Russell Playcentre - 20/12/2018

1 Evaluation of Russell Playcentre

How well placed is Russell Playcentre to promote positive learning outcomes for children?

Not well placed

Requires further development

Well placed

Very well placed

ERO's findings that support this overall judgement are summarised below.


Russell Playcentre operates as a parent cooperative and is licensed for 23 children, including eight under the age of two years. Some families are not from the local community and travel long distances to attend the centre.

Programmes for tamariki are underpinned by the Playcentre philosophy of parents and tamariki playing and learning together. Russell Playcentre's executive board employs a supervisor to support parents to organise the sessions. Two days a week, a small number of children attend the centre independently without their parents. The supervisor works closely with these children. There is one weekly session just for older children.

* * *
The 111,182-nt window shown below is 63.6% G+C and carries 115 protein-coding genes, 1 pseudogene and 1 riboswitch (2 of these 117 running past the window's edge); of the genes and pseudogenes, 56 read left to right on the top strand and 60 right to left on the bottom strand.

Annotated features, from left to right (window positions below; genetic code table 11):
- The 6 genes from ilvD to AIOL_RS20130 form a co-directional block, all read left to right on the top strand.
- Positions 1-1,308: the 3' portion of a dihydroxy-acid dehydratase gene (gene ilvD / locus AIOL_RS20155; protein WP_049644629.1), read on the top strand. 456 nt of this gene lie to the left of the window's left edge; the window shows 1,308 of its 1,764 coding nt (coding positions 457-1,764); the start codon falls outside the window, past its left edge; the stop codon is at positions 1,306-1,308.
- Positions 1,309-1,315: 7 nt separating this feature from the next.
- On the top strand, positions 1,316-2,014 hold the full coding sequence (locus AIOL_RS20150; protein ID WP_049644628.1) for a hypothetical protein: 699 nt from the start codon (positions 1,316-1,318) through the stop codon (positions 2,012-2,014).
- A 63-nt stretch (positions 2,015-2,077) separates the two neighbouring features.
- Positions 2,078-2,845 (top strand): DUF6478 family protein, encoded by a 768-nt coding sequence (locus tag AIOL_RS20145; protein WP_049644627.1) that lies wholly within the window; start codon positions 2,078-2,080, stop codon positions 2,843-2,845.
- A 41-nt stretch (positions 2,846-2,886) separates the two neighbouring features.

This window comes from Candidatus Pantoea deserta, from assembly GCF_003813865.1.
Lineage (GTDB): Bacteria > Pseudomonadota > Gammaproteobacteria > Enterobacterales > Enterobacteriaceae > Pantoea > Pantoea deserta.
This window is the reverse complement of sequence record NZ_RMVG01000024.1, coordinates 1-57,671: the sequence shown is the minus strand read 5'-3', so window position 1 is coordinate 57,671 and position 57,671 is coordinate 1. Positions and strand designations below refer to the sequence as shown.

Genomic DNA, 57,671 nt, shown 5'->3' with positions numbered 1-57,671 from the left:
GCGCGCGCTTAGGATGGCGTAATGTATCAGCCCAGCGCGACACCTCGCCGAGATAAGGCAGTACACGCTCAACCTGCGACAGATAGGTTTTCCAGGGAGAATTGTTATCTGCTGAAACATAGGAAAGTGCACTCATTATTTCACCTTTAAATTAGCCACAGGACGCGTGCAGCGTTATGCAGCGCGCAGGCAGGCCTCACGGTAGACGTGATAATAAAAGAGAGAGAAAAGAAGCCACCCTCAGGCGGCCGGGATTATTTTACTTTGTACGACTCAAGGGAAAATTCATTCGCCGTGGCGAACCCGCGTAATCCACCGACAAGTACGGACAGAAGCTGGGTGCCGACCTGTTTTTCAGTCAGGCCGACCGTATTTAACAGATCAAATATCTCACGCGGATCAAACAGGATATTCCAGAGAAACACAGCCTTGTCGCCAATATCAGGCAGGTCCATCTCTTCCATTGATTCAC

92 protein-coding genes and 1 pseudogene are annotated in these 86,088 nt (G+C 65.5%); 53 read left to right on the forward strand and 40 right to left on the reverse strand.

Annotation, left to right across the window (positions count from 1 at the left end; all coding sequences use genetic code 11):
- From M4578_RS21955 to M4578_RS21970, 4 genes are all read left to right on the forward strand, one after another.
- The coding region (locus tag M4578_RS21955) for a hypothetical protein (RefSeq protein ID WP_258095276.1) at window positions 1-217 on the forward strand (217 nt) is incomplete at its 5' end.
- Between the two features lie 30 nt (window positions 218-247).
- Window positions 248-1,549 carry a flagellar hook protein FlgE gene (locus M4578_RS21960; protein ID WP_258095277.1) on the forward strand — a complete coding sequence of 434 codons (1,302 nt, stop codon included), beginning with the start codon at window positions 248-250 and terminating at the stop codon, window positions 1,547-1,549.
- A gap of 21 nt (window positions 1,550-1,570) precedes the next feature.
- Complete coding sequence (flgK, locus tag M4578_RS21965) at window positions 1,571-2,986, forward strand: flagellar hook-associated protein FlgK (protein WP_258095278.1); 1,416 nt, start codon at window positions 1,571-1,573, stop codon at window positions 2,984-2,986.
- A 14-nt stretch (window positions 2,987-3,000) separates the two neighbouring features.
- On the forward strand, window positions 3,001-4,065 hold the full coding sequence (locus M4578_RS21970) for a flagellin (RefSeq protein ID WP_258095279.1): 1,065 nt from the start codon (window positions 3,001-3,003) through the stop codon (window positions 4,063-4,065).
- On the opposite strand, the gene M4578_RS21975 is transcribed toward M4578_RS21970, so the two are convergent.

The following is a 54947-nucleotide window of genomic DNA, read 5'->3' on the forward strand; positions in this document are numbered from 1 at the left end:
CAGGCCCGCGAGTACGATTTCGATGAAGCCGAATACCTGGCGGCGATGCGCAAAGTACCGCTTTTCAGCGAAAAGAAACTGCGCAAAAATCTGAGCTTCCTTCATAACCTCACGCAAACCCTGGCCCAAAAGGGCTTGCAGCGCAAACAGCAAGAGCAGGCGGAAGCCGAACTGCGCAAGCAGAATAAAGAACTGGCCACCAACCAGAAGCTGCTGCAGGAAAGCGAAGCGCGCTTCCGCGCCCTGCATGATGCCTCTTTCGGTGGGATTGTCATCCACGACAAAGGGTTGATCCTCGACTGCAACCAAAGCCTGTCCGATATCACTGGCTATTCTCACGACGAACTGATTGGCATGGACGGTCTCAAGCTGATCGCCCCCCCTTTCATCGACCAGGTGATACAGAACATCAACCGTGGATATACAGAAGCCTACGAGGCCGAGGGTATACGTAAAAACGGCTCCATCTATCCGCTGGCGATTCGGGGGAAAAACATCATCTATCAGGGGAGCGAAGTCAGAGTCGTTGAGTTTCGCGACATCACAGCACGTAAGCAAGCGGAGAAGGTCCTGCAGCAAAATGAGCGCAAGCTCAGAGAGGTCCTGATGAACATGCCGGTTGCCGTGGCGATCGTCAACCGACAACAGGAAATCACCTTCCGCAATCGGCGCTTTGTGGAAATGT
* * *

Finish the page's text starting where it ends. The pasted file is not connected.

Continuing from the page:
The centre is part of the newly established Northern North Island Playcentre Region. Regional systems support centre members to manage their centres and to provide educational programmes for their children. Playcentre personnel also provide training programmes for parents and whānau to achieve playcentre qualifications.

Since the 2015 ERO review, the centre has experienced significant changes in parent membership and levels of support from the Playcentre Aotearoa as its planned restructure progressed. Areas for development identified in the 2015 ERO report included self review, strategic and annual planning, and evaluation of programme planning processes. There has been some progress in strengthening these aspects of practice.

This review was part of a cluster of 12 reviews in the Northern North Island Playcentre region.

The Review Findings